This year has been (and continues to be) full of transitions for my little boy. In January, at 18 months, he entered our church’s nursery program, allowing us to go to our Sunday School meetings without him. He also left the only house he ever knew to move into the basement of my parents’ house. In May, he was able to have his Dad be home all day with him when Justin’s department got laid off. In June, he got a new Uncle. In July, he turned 2, and a week later, we moved to Texas. We have also been transitioning him off a bottle (success before we moved), and pacies only for naptime/bedtime (success). But, since we have a new baby coming in January, we had to two more transitions to make: potty training and transitioning to a toddler bed.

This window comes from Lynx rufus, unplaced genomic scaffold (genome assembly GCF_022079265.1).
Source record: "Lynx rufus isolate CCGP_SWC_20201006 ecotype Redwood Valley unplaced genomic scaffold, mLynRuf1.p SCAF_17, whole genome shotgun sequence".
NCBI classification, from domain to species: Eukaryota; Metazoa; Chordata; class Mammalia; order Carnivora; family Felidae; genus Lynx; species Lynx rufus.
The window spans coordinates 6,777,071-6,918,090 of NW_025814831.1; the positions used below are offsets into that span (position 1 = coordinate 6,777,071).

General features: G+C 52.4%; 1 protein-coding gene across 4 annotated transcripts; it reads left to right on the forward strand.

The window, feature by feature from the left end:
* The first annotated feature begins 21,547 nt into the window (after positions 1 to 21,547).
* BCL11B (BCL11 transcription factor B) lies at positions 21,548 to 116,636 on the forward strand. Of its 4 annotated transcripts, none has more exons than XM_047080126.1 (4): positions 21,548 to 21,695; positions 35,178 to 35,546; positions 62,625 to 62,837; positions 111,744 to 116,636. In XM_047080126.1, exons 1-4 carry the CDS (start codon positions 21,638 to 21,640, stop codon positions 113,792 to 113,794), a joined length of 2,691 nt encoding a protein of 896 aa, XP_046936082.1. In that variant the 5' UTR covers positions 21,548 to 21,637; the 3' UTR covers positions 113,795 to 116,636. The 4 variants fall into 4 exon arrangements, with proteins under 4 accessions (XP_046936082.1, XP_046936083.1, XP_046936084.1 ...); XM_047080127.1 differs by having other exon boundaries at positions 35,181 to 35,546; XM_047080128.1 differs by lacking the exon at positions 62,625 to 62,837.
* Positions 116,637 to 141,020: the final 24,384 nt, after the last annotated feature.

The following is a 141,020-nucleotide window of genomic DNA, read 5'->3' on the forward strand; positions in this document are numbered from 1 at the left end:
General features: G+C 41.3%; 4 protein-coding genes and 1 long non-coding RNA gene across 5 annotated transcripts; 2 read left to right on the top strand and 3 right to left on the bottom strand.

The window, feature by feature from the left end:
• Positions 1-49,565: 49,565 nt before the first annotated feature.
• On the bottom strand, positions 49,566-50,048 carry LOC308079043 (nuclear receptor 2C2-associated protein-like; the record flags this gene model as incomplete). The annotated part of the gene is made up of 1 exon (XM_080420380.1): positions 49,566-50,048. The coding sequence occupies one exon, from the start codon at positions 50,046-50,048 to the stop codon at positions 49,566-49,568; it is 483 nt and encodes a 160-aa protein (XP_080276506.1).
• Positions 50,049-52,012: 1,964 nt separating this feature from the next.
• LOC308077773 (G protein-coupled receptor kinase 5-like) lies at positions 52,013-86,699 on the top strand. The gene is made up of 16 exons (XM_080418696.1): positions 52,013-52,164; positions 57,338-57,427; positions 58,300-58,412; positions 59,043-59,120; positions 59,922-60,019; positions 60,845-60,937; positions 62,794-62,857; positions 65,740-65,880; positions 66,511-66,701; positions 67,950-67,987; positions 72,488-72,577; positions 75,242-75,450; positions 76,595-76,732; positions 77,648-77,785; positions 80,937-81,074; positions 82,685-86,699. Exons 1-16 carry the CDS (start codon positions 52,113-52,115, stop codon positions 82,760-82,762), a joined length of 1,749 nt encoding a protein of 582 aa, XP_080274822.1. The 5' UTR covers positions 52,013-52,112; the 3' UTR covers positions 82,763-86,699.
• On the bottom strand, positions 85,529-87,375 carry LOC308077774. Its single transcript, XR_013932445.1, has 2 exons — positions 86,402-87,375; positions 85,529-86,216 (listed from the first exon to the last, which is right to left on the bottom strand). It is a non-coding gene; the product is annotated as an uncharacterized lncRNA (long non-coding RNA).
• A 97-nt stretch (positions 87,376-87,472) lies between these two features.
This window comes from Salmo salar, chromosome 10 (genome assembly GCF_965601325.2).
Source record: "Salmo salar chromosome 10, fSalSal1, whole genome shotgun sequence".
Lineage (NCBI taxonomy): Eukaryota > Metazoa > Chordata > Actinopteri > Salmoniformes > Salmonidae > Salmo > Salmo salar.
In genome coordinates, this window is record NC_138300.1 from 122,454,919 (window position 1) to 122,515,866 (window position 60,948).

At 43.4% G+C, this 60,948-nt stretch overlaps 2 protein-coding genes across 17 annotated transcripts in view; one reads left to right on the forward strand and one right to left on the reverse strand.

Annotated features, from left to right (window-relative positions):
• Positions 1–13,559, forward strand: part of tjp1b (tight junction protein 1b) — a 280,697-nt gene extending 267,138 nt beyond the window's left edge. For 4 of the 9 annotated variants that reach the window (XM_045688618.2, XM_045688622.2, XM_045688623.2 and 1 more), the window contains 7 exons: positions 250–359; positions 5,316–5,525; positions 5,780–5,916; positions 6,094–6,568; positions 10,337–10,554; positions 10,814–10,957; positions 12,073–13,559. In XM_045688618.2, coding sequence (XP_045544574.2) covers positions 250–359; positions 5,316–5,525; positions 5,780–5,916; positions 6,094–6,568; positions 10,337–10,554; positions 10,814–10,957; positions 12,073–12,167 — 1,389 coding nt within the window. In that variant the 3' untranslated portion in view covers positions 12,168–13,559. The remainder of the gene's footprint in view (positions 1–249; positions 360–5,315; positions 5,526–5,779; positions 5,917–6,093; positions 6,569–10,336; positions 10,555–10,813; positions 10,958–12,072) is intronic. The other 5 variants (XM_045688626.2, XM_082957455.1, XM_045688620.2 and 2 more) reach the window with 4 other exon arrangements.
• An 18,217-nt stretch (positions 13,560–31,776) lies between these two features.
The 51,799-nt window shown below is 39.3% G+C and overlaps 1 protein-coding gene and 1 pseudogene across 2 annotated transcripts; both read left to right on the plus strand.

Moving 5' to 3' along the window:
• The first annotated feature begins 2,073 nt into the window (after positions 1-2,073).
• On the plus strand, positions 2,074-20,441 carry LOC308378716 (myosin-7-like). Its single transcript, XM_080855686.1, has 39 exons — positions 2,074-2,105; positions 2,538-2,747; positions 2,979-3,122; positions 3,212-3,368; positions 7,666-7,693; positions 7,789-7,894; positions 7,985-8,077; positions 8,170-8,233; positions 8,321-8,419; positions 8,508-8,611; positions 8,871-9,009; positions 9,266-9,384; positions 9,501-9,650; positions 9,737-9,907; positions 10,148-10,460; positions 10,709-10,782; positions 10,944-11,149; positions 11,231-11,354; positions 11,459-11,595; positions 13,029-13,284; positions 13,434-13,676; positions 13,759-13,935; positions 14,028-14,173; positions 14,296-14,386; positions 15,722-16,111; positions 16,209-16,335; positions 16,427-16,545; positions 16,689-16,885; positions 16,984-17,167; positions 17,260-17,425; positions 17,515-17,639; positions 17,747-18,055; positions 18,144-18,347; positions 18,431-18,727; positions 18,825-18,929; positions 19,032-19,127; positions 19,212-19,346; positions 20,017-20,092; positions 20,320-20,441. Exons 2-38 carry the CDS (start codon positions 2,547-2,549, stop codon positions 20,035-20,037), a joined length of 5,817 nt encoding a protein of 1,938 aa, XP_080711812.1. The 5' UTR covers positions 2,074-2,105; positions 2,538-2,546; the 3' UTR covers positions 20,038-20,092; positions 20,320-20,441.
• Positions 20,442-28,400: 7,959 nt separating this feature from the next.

We are currently beginning potty training–wish us luck! And thankfully, we have easily, quickly, successfully transitioned Rhys from his crib to a toddler bed. Three weeks after moving to Texas! What a transition! We are so grateful Rhys seamlessly made the transition and I wanted to share some tips that might help your toddlers make the transition without trouble.

Transitioning your toddler from a crib to a toddler bed can be harrowing. But, here are some tips for a seamless transition with minimal obstacles.

Involve Them in the Transition